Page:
If there are no serious injuries and the vehicles are driveable, drivers often want to pull the cars over to the side of the road, especially on a busy street, intersection, or freeway. This is understandable, but you should use your cell phone to take photos of the immediate scene, especially skid marks, crash debris on the road, damage to the cars, and the positions of cars. Make sure your photos show evidence of what the weather was like, too. Be careful, however. The last thing you want is to have your photography efforts result in another accident or injury. Be sensible and reasonable about it. 

Beware of possible memory loss

Retrograde amnesia (before the accident) and anterograde amnesia (after the accident) are common, especially if the accident was severe, according to Florida Physical Medicine. The memory may return, or it may not. Look for this in your passengers, too. It is another sign you should call for medical assistance. 

Get the names and contact information of witnesses

Witnesses are important, especially if you suffer from the amnesia we just discussed. In an accident where both drivers refuse to accept blame and there is no evidence otherwise, a witness statement may make the deciding difference. 

Both Lyft and Uber insure their drivers

That’s good news. The other important fact for you to know is to what degree and under what circumstances you are insured. The easiest way to understand the coverage is to look at what was happening with your app at the time of the accident. 

Scenario #1 – You are a rideshare driver, but the app was not on 

The other way to view this is that you were not working at the time of the accident. In this case, your personal insurance applies. 

Scenario #2 – The app was on and you were waiting for a ride request

During this time, you are covered by a basic policy from Lyft or Uber. Coverage includes

  • $50,000 per person for bodily injury
  • $100,000 per accident for bodily injury
  • $25,000 per accident for property damage

Scenario #3 – You have received a ride request, you’re on your way to pick up a passenger, or you have a passenger(s) in your car

In these scenarios, your coverage from the rideshare company includes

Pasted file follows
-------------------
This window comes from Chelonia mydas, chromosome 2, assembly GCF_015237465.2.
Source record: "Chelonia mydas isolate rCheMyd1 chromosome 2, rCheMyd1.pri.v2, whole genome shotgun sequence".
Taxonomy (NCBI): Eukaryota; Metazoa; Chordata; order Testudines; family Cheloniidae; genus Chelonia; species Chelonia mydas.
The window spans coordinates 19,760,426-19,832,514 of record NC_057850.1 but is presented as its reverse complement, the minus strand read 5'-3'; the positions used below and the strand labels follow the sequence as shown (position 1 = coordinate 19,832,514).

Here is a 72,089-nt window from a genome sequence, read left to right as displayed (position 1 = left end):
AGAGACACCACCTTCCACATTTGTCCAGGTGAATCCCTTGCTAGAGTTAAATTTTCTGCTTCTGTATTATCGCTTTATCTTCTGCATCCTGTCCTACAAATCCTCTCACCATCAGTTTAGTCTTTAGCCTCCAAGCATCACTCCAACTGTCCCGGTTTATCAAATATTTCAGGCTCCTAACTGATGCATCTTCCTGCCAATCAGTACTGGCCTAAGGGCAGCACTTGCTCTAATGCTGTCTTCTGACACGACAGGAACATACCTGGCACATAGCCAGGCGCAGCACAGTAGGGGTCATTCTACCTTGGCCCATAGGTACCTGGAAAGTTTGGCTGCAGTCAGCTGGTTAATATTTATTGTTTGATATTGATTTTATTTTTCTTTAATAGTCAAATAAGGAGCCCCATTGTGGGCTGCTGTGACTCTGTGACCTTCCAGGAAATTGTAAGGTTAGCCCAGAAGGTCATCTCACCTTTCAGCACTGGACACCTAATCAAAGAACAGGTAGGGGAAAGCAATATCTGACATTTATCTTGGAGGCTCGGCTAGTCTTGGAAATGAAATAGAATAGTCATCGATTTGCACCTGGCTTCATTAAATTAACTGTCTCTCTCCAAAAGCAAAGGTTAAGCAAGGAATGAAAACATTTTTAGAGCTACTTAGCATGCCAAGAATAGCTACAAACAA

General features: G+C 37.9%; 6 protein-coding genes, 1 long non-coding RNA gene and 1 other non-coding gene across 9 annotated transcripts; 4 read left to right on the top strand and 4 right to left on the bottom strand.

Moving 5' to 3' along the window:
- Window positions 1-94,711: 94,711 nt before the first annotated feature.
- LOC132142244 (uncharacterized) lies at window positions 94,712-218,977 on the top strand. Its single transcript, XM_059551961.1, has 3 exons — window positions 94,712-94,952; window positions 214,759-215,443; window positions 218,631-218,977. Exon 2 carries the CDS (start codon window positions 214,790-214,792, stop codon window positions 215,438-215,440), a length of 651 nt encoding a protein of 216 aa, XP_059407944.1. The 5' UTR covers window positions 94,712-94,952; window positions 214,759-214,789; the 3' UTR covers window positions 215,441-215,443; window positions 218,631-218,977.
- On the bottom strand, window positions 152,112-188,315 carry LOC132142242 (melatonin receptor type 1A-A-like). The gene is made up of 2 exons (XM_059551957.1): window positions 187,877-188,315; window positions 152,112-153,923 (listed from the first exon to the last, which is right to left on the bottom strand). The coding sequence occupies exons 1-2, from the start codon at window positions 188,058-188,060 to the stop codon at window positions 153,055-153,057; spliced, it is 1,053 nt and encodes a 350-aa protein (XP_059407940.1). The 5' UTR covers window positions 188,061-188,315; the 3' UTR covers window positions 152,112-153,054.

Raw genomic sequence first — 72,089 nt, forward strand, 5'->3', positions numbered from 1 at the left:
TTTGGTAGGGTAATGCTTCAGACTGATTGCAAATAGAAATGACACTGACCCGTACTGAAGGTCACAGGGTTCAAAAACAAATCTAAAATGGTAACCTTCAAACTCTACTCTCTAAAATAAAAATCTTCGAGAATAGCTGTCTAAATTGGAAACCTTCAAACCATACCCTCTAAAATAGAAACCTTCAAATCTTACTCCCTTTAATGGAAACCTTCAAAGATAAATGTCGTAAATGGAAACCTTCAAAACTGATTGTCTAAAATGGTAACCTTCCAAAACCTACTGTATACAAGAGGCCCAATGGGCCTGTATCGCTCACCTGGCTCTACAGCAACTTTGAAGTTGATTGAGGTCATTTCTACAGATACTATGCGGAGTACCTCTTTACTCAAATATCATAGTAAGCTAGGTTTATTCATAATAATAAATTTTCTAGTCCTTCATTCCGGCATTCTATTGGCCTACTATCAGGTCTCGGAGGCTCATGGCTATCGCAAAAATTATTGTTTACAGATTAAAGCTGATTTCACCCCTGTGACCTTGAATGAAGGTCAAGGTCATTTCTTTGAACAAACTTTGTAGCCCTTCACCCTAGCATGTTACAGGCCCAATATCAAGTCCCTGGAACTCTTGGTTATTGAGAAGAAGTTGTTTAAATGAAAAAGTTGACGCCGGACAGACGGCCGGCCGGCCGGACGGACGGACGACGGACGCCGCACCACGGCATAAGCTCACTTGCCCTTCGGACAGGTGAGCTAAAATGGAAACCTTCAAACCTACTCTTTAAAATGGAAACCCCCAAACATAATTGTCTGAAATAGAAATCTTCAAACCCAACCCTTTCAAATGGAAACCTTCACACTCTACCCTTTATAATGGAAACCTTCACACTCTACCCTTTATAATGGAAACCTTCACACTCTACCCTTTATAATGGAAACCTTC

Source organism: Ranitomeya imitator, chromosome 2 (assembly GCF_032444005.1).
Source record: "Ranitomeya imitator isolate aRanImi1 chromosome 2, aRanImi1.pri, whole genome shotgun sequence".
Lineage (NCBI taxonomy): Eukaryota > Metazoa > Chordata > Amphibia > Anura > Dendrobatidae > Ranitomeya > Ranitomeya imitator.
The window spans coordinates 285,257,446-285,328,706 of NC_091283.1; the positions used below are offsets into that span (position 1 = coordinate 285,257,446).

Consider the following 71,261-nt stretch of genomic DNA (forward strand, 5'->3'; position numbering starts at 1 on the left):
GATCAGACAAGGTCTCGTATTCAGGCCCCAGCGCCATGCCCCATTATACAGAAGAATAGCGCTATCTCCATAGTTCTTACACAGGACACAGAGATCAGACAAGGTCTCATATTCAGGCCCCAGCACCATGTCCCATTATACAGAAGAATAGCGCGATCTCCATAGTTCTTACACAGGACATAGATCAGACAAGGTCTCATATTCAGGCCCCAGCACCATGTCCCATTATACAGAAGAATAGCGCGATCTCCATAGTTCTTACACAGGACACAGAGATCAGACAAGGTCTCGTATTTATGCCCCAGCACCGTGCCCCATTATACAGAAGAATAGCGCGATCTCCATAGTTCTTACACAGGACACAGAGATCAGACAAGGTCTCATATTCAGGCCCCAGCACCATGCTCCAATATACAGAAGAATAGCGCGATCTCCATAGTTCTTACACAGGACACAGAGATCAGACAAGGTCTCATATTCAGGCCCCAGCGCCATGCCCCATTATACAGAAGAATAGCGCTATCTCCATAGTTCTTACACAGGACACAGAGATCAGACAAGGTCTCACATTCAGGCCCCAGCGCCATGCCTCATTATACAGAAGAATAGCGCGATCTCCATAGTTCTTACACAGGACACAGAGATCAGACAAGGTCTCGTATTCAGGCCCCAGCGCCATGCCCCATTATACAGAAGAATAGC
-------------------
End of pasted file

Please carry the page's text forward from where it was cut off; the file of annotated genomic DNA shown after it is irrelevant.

• $1,000,000 for 3rd-party auto liability 
  • uninsured/underinsured motorist bodily injury 
  • contingent comprehensive and collision up to the actual cash value of your car ($2,500 deductible) 

As you can see, Uber and Lyft offer similar levels of coverage, with some variables. Uber car accident insurance includes optional injury protection at a nominal cost to the driver. In some states, Lyft may also offer additional coverage. This Lyft accident insurance can include uninsured motorist, underinsured motorist, personal injury protection, MedPay, and occupational accident coverage. Check Lyft and the laws in your state to verify how it applies to you. 

Remember that Uber, Lyft, and other ridesharing companies always evaluate their insurance coverage and procedures in the event you get into an accident. Check their website regularly to see if there is a change in coverage or how you go about reporting an accident. 

What about your car?

In most cases, if you were on your way to pick up a passenger, or have a passenger in the car at the time of the accident, and if the accident was your fault or you were hit by an uninsured motorist, a $2,500 deductible applies to damages to your car. That means you’re responsible for that $2,500 to get your car repaired. That is a lot of money. You need to be aware of that exposure. 

If you are waiting for a ride and have an accident, the rideshare company insurance is third-party liability only. This means you are likely responsible for all the damages to your car. 

Your personal insurance: requirements and recommendations

To become a rideshare driver, you have to submit proof of car insurance, but this doesn’t mean you’re covered in all instances. You should check with your insurance company and verify your coverage. Don’t be surprised if your basic policy does not cover rideshare activities. Some insurance companies will deny you coverage and cancel your policy if they discover that you are a rideshare driver. 

Other insurance companies offer a special addition or rider to your policy that covers rideshare activities, but get specific answers about what’s covered. Will they, for example, cover you and damage to your car in the event of an accident when you are waiting for a ride? Does their policy offer gap coverage to make up for the $2,500-deductible? 

Take the time to shop around for a policy. You might have to change insurance companies. Prices vary from carrier to carrier, ranging from “Are you serious?” to “Eh, that’s not bad.”

While you may think you don’t need rideshare insurance, remember: it’s better to have and not need than to need and not have. Paying for an accident without insurance is much more expensive than making regular payments for insurance coverage.

A dashcam is your friend

Dashcams are an important part of every rideshare driver’s list of must-have essentials. They are an unbiased, independent witness of what happened. Consider making this investment – it could save you a lot of money. 

How can Gridwise help?

Gridwise is dedicated to helping rideshare drivers realize the most from their gig driving activities. This includes offering access to legal assistance, accident medical expense insurance, and accidental death and dismemberment insurance. Download the app here to get access to the following accident related benefits:

More important, Gridwise is the best app for rideshare drivers and includes a free rideshare and delivery mileage tracker, along with many more features that keep rideshare drivers informed and profitable. 

Download Gridwise to drive smarter, not harder

Have fun and stay safe out there!